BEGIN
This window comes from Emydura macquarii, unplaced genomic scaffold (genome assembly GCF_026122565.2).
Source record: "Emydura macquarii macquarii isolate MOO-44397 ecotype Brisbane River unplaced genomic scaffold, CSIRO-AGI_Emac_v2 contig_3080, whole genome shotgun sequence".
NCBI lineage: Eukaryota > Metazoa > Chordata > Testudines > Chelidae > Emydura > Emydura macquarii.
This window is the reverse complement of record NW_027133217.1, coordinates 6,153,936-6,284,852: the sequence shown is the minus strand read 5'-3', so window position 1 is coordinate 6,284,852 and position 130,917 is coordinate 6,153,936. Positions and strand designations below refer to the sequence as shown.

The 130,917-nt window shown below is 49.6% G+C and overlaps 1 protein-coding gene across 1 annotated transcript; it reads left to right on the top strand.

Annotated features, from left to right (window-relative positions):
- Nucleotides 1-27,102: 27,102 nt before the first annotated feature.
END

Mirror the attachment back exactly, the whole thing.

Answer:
This window comes from Emydura macquarii, unplaced genomic scaffold (genome assembly GCF_026122565.2).
Source record: "Emydura macquarii macquarii isolate MOO-44397 ecotype Brisbane River unplaced genomic scaffold, CSIRO-AGI_Emac_v2 contig_3080, whole genome shotgun sequence".
NCBI lineage: Eukaryota > Metazoa > Chordata > Testudines > Chelidae > Emydura > Emydura macquarii.
This window is the reverse complement of record NW_027133217.1, coordinates 6,153,936-6,284,852: the sequence shown is the minus strand read 5'-3', so window position 1 is coordinate 6,284,852 and position 130,917 is coordinate 6,153,936. Positions and strand designations below refer to the sequence as shown.

The 130,917-nt window shown below is 49.6% G+C and overlaps 1 protein-coding gene across 1 annotated transcript; it reads left to right on the top strand.

Annotated features, from left to right (window-relative positions):
- Nucleotides 1-27,102: 27,102 nt before the first annotated feature.